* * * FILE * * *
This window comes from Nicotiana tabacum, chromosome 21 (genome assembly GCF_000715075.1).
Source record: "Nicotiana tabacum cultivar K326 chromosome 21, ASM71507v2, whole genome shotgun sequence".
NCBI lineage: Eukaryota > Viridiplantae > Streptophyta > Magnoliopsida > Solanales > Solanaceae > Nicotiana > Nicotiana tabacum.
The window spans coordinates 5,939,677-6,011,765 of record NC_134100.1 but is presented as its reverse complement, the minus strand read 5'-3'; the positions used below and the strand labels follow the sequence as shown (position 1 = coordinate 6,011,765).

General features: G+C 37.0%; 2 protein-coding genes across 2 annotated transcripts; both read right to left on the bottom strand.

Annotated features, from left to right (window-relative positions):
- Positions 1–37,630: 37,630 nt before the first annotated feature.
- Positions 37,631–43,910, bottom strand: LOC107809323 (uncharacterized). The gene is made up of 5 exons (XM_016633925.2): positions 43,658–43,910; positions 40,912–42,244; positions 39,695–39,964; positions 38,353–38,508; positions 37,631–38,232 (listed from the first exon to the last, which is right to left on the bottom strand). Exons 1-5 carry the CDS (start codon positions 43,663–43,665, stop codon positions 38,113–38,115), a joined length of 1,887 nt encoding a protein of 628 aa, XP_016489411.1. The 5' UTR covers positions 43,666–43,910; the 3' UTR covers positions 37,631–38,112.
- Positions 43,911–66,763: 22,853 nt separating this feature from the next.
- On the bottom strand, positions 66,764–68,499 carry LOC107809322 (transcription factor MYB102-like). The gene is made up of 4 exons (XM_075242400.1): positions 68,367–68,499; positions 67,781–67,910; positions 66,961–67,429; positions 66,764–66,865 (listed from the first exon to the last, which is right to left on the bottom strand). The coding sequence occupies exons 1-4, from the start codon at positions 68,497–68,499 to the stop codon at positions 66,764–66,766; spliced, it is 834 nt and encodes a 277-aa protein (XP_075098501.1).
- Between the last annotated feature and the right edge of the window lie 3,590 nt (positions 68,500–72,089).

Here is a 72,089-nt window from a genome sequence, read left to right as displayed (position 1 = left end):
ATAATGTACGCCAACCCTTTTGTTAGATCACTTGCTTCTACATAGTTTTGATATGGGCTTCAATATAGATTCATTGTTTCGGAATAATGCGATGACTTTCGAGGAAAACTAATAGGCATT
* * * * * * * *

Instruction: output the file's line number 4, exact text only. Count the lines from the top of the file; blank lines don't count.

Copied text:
The window spans coordinates 5,939,677-6,011,765 of record NC_134100.1 but is presented as its reverse complement, the minus strand read 5'-3'; the positions used below and the strand labels follow the sequence as shown (position 1 = coordinate 6,011,765).